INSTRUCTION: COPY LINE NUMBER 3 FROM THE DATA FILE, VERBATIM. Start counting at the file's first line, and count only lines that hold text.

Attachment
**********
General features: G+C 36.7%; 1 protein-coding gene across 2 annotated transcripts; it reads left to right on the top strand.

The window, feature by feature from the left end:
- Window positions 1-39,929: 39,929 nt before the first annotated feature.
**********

- Window positions 1-39,929: 39,929 nt before the first annotated feature.